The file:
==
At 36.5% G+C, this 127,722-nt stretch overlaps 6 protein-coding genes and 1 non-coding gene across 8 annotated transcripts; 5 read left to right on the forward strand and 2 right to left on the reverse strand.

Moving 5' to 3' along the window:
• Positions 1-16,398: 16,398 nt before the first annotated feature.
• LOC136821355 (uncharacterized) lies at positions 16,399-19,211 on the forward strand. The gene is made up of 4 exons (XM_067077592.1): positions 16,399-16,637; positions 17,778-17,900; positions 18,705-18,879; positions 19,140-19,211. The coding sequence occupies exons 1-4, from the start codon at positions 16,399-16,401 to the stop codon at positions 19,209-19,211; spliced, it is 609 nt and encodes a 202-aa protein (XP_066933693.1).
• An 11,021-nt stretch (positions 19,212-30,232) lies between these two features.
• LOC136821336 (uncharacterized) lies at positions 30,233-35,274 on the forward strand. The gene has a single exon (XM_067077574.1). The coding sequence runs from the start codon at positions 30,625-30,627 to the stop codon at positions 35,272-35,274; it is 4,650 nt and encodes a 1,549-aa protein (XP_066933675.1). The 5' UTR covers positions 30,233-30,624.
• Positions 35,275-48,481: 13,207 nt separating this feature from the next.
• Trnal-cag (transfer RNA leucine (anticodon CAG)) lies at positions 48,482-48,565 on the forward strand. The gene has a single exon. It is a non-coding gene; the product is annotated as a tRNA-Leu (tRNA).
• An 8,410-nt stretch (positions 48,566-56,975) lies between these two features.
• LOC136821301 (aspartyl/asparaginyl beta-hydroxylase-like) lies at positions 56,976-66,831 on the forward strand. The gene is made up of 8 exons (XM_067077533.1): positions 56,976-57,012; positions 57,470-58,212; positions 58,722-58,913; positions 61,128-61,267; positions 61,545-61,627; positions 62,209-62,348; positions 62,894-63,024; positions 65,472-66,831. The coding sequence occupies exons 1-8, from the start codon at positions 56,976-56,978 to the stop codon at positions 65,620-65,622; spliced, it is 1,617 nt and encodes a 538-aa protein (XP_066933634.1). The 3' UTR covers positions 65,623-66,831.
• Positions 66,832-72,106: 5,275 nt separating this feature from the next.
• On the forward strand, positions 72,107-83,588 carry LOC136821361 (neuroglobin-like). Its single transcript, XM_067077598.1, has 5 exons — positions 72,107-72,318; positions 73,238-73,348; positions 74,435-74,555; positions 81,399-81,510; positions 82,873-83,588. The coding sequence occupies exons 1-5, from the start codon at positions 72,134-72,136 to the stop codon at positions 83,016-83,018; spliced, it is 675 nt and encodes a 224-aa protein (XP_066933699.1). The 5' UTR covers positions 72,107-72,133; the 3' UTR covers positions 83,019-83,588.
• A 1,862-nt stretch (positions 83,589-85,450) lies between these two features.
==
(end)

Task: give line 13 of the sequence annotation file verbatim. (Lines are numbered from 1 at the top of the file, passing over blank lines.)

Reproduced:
• A 1,862-nt stretch (positions 83,589-85,450) lies between these two features.